Direct hurricane hits on Florida FBOs are rare, but all of them prepare.
For U.S. Gulf Coast residents history repeated itself at the end of August when Hurricane Isaac struck, seven years to the day after Hurricane Katrina roared ashore and nearly drowned New Orleans. The storm caused the temporary closure of several area airports and forced others to declare “ATC-zero” status due to tower shutdowns or other lapses in contact with ATC.
The first NBAA business aviation regional forum in 2012 was held in New Orleans on Thursday, marking “a triumphant return to the Crescent City” six years after Hurricane Katrina forced the association to move its annual convention from the flood-damaged region. “NBAA is pleased with the results of the New Orleans forum,” said NBAA president and CEO Ed Bolen.
AERObridge is an organization easy to understand. Formerly known as Corporate Aviation Responding in Emergencies (C.A.R.E.), AERObridge has been endorsed by NBAA to coordinate assets, such as business aircraft, during catastrophes when traditional institutions require help. That means the organization is good at funneling help to the center of one global mess after another for NGOs and local governments.
Aug. 29, 2005, is a date few residents of the Gulf Coast will ever forget, as Hurricane Katrina, the costliest disaster in the history of the U.S., rolled ashore. The storm devastated a swath of coastline across several states, and among the hardest-hit communities were the cities of Gulfport and Biloxi, Miss. Visitors in many coastal areas there today can still see blank concrete slabs where buildings once stood.
Sky Hope Network has been formed by five industry professionals to offer business aviation support in emergencies. Founder Robin Eissler, vice president of Jet Quest, was involved in the Corporate Aviation Responding to Emergencies (Care) relief efforts in the aftermath of Hurricane Katrina in 2005 and the earthquake in Haiti early this year.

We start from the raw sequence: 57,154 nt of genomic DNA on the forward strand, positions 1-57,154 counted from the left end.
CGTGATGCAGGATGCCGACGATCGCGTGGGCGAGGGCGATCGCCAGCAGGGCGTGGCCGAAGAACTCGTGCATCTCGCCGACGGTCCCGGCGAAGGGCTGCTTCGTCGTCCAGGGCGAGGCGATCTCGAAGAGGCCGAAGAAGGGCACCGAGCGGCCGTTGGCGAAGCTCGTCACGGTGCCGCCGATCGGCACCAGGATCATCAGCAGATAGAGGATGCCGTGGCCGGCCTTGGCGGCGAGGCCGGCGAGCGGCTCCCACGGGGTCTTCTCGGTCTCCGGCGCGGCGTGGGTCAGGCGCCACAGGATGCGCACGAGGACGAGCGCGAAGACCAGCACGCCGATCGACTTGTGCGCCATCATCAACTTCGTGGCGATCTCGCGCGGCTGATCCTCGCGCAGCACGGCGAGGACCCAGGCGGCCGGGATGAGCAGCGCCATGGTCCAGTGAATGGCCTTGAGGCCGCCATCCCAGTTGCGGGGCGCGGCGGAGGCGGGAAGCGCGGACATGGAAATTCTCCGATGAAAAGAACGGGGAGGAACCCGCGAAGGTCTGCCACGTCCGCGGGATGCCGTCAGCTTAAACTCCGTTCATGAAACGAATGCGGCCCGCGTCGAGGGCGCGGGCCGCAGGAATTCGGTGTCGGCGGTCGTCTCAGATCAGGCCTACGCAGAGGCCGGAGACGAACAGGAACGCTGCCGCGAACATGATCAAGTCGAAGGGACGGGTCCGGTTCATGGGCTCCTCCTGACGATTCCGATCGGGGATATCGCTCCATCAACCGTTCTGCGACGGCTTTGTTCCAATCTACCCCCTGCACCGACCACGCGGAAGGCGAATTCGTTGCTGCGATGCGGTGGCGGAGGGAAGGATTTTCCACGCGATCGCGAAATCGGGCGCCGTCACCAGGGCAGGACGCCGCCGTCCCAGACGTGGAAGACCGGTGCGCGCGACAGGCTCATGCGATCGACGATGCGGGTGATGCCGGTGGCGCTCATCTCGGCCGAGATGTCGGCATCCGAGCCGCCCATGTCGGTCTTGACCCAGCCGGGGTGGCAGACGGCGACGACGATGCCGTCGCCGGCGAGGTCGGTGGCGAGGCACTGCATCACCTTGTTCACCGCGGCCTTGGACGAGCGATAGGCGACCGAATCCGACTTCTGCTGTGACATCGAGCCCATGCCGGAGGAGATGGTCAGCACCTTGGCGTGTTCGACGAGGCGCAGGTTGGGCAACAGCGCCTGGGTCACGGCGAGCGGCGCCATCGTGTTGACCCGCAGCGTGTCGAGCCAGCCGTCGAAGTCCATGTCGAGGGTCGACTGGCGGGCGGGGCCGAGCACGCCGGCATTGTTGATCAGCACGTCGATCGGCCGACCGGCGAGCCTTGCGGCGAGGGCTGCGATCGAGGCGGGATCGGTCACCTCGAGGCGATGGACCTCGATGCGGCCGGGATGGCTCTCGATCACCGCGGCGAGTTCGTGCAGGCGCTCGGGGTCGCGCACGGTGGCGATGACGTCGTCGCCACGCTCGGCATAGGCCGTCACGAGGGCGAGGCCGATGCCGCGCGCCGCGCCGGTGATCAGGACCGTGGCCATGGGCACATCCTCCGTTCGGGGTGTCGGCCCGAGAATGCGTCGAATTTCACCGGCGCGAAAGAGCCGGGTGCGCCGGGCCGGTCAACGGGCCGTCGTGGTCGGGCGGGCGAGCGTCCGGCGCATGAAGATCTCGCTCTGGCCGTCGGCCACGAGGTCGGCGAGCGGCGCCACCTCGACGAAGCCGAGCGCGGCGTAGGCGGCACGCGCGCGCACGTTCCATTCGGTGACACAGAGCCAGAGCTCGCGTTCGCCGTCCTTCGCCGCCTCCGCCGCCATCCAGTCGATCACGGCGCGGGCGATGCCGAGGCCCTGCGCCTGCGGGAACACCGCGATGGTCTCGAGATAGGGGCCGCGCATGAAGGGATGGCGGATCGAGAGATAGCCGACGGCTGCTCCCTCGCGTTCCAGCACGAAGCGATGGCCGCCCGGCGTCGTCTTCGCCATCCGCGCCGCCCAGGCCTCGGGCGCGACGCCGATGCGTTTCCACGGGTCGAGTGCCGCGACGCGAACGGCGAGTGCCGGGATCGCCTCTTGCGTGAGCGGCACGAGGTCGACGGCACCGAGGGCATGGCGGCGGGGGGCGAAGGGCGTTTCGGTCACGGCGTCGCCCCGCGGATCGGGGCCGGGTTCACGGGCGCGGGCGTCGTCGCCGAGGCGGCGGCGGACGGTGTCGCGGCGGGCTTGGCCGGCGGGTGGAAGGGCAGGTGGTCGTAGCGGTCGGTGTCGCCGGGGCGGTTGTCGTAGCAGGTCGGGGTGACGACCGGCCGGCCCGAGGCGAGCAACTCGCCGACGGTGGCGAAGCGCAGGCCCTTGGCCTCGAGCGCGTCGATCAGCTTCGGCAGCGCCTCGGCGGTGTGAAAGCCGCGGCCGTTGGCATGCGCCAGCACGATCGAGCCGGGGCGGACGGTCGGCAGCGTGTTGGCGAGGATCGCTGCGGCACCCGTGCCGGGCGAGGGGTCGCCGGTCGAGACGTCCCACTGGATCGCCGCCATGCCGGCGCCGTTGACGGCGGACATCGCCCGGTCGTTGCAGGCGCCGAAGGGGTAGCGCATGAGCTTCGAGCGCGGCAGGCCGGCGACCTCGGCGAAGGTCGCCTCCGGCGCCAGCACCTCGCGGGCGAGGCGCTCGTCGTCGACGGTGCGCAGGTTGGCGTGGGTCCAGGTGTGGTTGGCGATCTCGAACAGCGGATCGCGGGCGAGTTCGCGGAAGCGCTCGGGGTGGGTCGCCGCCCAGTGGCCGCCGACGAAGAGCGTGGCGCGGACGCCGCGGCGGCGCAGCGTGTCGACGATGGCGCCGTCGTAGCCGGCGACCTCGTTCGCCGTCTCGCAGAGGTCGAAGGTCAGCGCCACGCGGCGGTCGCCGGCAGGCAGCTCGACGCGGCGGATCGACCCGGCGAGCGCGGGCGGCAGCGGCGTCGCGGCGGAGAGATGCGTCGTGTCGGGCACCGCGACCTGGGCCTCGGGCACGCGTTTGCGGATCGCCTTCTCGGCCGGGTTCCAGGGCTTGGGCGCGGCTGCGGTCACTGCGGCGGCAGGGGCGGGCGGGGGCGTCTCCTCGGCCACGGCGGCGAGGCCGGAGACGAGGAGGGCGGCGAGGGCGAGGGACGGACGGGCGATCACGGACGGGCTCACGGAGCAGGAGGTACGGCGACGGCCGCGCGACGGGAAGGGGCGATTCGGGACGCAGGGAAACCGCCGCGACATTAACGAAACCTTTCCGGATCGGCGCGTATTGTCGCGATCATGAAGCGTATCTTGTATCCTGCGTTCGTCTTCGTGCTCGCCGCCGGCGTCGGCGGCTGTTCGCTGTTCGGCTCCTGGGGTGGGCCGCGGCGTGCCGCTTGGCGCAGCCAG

Soon after the magnitude-7.0 earthquake struck Haiti on January 12, killing more than 200,000 people and displacing more than a million more, relief began arriving by air. Toussaint L’Ouverture International Airport–the main gateway to
the island nation’s ruined capital, Port-au-Prince–re-opened two days later as
humanitarian flights began streaming in.
Odyssey Aviation broke ground in May for its new FBO at New Orleans Lakefront Airport. The facility, which is expected to open by year-end, will include hangars big enough to house GV-size aircraft, overflow parking for jets and cars, a conference room with LCD projector system, a flight-planning room with WSI weather access and a pilot lounge.
On February 11, Lakefront Airport officials celebrated the 75th anniversary
Three days before the start of this year’s Republican National Convention (RNC) in Saint Paul, one of the Minnesota Twin Cities’ biggest fly-ins of transient business aircraft, Key Air opened the doors to its brand-new FBO on 25 acres on the northwest corner of Anoka County Airport.
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